A Rohingya woman sits with her children in their temporary shelter next to the Baw Du Pha internal displacement camp in Sittwe, Myanmar, on May 17, after a fire destroyed 56 homes. Lauren DeCicca/Getty Images
Widespread ongoing human rights violations against Myanmar’s Muslim Rohingya minority could amount to crimes against humanity, according to a new report issued on Monday by the UN’s human rights watchdog.
The report, requested by the UN Human Rights Council in July 2015, documents a wide range of human rights violations and abuses suffered by the Rohingya, including “arbitrary deprivation of nationality, severe restrictions on freedom of movement, threats to life and security, denial of rights to health and education, forced labour, sexual violence, and limitations to their political rights, among other violations”.
“The report raises the possibility that the pattern of violations against the Rohingya may amount to crimes against humanity,” said the UN High Commissioner for Human Rights, Zeid Ra’ad al-Hussein, in a statement.
However, Myanmar’s Special Councillor Aung San Suu Kyi told the visiting UN Special Rapporteur on Human Rights, Yanghee Lee, the government would continue to avoid using the term Rohingya, used by the community to identify itself.
Mr. al-Hussein urged Myanmar’s government to “take concrete steps to end systematic discrimination and ongoing human rights violations” against the 1.1 million-strong Rohingya Muslim community and other minorities.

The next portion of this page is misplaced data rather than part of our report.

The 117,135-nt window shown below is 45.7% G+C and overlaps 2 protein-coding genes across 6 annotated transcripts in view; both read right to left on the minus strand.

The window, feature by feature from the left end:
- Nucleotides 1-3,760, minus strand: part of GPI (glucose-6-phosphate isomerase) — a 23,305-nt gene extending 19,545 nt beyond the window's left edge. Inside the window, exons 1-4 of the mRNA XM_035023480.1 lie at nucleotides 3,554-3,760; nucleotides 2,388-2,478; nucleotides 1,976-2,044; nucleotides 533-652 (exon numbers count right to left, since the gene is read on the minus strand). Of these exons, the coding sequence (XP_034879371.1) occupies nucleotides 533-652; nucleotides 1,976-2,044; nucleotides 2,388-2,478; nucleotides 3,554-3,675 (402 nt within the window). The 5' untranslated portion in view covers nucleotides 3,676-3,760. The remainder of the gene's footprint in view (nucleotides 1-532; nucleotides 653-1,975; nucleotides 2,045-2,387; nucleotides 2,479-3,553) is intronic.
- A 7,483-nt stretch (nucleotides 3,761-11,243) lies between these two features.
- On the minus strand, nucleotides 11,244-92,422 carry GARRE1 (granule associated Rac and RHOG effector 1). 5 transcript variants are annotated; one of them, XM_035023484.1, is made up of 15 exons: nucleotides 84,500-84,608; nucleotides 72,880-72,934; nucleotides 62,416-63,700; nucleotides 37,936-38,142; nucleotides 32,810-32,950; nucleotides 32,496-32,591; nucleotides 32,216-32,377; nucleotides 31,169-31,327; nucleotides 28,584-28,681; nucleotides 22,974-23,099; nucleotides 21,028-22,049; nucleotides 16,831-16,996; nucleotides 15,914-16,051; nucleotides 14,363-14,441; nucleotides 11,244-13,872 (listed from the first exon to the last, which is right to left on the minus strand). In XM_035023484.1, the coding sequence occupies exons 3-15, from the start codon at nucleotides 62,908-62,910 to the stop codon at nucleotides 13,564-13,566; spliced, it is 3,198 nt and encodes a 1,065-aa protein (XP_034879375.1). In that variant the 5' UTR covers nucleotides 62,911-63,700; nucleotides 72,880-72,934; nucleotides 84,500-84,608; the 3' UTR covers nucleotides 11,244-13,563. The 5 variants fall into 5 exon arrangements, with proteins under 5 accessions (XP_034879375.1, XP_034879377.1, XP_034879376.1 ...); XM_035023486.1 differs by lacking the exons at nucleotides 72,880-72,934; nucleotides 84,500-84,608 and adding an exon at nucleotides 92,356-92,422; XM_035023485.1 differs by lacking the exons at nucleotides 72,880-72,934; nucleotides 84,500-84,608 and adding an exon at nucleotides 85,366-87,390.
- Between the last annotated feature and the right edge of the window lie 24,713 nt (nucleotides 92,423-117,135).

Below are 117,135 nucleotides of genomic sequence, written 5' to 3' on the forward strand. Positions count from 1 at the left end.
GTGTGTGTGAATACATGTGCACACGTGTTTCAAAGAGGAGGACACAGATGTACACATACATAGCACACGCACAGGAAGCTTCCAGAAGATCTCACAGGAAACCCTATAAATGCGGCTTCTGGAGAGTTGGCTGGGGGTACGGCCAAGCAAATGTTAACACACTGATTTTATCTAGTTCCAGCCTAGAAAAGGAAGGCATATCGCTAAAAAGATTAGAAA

Four years after sectarian violence in northern Rakhine state, incited by ultra-nationalist Buddhist organisations, some 120,000 Rohingya and Kaman Muslims are still living in camps for internally displaced persons. Myanmarese nationals portray the Rohingya as illegal immigrants from neighbouring Bangladesh.
A series of discriminatory policies and directives by local authorities in Rakhine targeting the Rohingya, known as “local orders”, have been in place for many years. Rohingya children have not been issued birth certificates since the 1990s.
“Arbitrary arrest and detention of Rohingya remains widespread. Arrests are often carried out without grounds, formal processing or charges, until release is secured by payment of a bribe,” the UN reported. “For those formally charged, fair trial guarantees are often not respected.”
Some Rohingyas have found refuge in India.
Mr. al-Hussein called on Myanmar to initiate a programme of legal and policy measures to address the scope and pattern of violations against minority communities, in this statement.
The UN report on Myanmar and the government’s response can be accessed here.
The UN Special Rapporteur, Ms. Lee, is reviled by Myanmarese nationalists, according to the Myanmar Times newspaper.
Myanmarese officials claim the use of the term Rohingya aggravates tensions, Reuters reports.